Why you can trust TechRadar We spend hours testing every product or service we review, so you can be sure you’re buying the best. Find out more about how we test.
The iPhone 5S is Apple's latest attempt to stay at the sharp end of the smartphone market, and it's even trying to do that with an iterative update.
Detractors will point to the identical shell (colours aside) of the iPhone 5S and claim that it's not much more than a rebadged iPhone 5 (nope... that's the iPhone 5C, people) but to do that misses the point of this new device massively.
The iPhone 5S is a phone that takes everything Apple has learned in this space over the last six and a half years and put it together in an incredibly cohesive manner.
If you want to match it spec for spec with other smartphones, then it's a difficult task - but it misses the point of Apple's new device.
Below the surface Apple has put together one of the most cutting-edge smartphones around, imbued with a top-end camera and a really innovative feature with Touch ID.
There's only so much that smartphone manufacturers can do to differentiate these days, and while Apple can't expect consumers to be wowed by the same shell, it can expect to get some interest in the sharp camera and gives a sense of relief with the new A7 chip.
We're also really intrigued to see what the M7 chip alongside will do - Apple is giving developers a really cool tool to play with, and it looks like it won't be too long before we see the fruits of that.
Yes, the A7 chip doesn't have a huge role to play now, but it does make things like camera use so much faster, and facilitates the increased security in Touch ID.
We'll start with a different refrain: the screen technology on offer here is what upsets us most. There will be a lot of upgraders from the iPhone 4S to the iPhone 5S, and many of them will be disappointed to see that two years later they're still looking at the same resolution, albeit a bit stretched out.
The only reason they'll be a little sad is that the Full HD screens of the rivals are so much more impressive - in its own iPhone 5S world, the screen is just fine and looks great and clear - but woe betide anyone that sees one of the larger devices out there.
We do want to applaud Apple for sticking to its guns and offering up a decent choice for those that like a smaller display, but this is already too big for one hand, so a little more real estate wouldn't go amiss.
And then there's the price. Some reviewers don't seem to think this should be taken into account, that the mere fact Apple can command such a high cost for its phones, both on contract and SIM free, and still sell millions shows this is a moot point.
Perhaps it was less of an issue when Apple was such a market leader, but now there are at least three worthy competitors out there, and they all cost significantly less.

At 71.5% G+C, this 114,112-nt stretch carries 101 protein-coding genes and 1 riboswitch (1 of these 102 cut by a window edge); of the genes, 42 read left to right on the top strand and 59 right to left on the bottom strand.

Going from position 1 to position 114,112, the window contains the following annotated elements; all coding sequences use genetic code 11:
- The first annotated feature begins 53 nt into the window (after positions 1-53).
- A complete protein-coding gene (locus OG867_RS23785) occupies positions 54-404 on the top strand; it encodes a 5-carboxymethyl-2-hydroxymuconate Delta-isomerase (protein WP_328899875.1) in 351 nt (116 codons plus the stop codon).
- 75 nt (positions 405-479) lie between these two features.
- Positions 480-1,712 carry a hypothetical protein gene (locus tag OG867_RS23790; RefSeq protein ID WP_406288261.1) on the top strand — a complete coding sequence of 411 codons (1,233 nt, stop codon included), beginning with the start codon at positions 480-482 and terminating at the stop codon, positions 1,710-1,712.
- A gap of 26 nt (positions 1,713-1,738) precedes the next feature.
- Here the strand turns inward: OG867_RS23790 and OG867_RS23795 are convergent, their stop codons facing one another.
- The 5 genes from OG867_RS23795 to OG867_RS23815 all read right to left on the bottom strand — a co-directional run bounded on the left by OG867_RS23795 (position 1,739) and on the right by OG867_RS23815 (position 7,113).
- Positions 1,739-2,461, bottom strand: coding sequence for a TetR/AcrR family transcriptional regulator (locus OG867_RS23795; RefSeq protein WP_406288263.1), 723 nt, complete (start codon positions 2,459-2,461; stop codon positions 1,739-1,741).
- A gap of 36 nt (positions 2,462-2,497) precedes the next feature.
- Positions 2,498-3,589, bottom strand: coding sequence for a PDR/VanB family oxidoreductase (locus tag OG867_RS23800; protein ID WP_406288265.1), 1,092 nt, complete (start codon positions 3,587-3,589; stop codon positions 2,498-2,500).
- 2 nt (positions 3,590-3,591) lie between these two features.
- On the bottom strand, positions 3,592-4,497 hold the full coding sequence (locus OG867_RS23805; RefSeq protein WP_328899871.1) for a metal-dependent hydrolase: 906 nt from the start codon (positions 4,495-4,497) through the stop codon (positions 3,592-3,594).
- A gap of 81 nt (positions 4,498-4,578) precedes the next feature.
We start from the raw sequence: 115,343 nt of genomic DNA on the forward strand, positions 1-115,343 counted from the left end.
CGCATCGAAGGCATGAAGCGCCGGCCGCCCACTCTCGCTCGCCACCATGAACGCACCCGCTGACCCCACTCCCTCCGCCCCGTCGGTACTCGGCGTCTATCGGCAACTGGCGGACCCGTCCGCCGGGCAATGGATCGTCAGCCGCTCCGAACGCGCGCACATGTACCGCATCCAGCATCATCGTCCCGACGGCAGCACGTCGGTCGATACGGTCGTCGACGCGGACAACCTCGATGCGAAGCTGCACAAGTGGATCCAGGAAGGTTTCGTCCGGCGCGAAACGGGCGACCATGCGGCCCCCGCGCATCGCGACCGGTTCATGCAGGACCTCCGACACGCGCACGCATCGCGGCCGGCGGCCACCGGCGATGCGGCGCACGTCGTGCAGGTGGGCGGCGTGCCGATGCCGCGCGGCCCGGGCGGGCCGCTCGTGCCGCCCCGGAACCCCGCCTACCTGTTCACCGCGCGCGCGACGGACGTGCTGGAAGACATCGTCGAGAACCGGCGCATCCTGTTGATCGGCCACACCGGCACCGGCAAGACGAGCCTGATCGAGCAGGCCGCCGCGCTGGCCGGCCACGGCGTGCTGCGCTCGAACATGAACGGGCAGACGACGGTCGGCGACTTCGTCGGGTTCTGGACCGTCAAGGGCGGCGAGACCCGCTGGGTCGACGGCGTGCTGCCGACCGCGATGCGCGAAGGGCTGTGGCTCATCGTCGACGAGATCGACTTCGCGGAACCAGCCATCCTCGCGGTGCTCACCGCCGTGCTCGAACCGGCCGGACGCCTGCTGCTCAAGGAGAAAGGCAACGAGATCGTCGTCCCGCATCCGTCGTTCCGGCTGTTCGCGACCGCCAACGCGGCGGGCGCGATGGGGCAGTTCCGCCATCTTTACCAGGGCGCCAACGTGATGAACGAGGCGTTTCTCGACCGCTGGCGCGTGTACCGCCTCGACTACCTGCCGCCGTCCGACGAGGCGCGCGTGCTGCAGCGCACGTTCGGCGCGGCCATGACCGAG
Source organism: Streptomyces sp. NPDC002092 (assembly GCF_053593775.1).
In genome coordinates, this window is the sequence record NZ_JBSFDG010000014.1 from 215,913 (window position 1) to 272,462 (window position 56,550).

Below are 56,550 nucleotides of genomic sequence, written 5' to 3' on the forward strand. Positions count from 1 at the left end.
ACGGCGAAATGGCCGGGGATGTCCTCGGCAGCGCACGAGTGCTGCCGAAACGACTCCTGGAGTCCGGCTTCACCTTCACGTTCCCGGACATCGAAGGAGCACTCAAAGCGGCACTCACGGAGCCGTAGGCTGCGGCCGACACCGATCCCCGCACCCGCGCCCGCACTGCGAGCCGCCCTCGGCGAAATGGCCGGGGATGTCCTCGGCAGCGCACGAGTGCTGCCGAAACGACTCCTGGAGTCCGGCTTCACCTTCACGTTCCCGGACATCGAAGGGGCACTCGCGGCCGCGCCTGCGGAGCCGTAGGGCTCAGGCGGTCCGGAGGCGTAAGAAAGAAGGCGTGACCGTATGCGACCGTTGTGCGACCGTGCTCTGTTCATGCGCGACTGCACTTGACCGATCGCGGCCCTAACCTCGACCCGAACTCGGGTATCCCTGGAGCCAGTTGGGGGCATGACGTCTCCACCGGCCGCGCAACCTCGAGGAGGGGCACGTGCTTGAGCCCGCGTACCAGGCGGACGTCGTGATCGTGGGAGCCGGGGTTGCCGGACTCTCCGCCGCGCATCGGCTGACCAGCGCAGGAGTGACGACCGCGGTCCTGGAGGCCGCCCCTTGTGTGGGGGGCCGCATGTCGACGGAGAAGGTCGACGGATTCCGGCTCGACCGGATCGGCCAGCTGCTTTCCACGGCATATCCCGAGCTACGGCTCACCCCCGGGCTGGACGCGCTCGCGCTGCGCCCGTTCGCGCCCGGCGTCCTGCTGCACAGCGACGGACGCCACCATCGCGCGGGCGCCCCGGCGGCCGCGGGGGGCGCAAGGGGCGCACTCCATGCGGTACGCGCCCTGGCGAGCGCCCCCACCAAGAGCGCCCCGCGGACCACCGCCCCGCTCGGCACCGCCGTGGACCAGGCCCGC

We can't see what lives in the iPhone 5S to justify being the most expensive phone on the market, although we do recognise the effort that's gone into the premium design and spec list for the 5S.
Battery life is also a little suspect for our liking, and we're already considering buying a second charger to carry around.
The iPhone 5S is, predictably, the best iPhone ever from Apple - but what's intriguing is just how much we enjoyed using this evolutionary device.
There's always an apathy with any kind of 'S' device from Apple, as it's historically just the same thing made a little bit better. It's true the advances on the iPhone 5S are few, but the ones that are there are very impressive indeed.
64 bit apps, while consumers are paying to not have access yet, are coming to really turbocharge the experience, and the A7 processor is clearly capable of some very heavy lifting.
The camera is improved impressively, taking some excellent shots with minimal backlift needed from the user, and the Touch ID sensor is the first real step into biometrics on a smartphone, and one that Apple has succeeded in implementing.
The new iOS 7.1 has helped things slightly, but it's still papering over some of the cracks that needed more of an alteration... we're already looking towards iOS 8 with a lot of hope.
So to say this is the best iPhone yet is relatively pointless, as of course it was going to be. But the combination of iOS 7 to freshen things up with a powerful core and great camera mean that this phone should be considered on its own considerable merits, and while the high price will continue to put many off, anyone already wedded to the iPhone bandwagon, or even if they're just on the fence, will find a lot of joy in a phone that's a lot more than an iterative update.
Gareth has been part of the consumer technology world in a career spanning three decades. He started life as a staff writer on the fledgling TechRadar, and has grown with the site (primarily as phones, tablets and wearables editor) until becoming Global Editor in Chief in 2018. Gareth has written over 4,000 articles for TechRadar, has contributed expert insight to a number of other publications, chaired panels on zeitgeist technologies, presented at the Gadget Show Live as well as representing the brand on TV and radio for multiple channels including Sky, BBC, ITV and Al-Jazeera. Passionate about fitness, he can bore anyone rigid about stress management, sleep tracking, heart rate variance as well as bemoaning something about the latest iPhone, Galaxy or OLED TV.